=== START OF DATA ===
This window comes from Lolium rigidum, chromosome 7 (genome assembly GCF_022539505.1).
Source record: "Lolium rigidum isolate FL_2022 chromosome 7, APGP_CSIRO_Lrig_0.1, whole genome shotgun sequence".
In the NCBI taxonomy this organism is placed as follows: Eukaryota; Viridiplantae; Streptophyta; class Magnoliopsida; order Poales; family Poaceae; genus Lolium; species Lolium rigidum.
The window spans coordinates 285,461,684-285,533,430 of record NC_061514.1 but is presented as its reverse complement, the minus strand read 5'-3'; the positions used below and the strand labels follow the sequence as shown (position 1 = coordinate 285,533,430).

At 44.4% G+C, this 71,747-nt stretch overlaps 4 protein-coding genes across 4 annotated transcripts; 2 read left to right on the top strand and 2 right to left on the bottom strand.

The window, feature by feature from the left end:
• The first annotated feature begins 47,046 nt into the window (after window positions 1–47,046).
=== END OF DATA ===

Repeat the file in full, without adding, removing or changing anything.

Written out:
This window comes from Lolium rigidum, chromosome 7 (genome assembly GCF_022539505.1).
Source record: "Lolium rigidum isolate FL_2022 chromosome 7, APGP_CSIRO_Lrig_0.1, whole genome shotgun sequence".
In the NCBI taxonomy this organism is placed as follows: Eukaryota; Viridiplantae; Streptophyta; class Magnoliopsida; order Poales; family Poaceae; genus Lolium; species Lolium rigidum.
The window spans coordinates 285,461,684-285,533,430 of record NC_061514.1 but is presented as its reverse complement, the minus strand read 5'-3'; the positions used below and the strand labels follow the sequence as shown (position 1 = coordinate 285,533,430).

At 44.4% G+C, this 71,747-nt stretch overlaps 4 protein-coding genes across 4 annotated transcripts; 2 read left to right on the top strand and 2 right to left on the bottom strand.

The window, feature by feature from the left end:
• The first annotated feature begins 47,046 nt into the window (after window positions 1–47,046).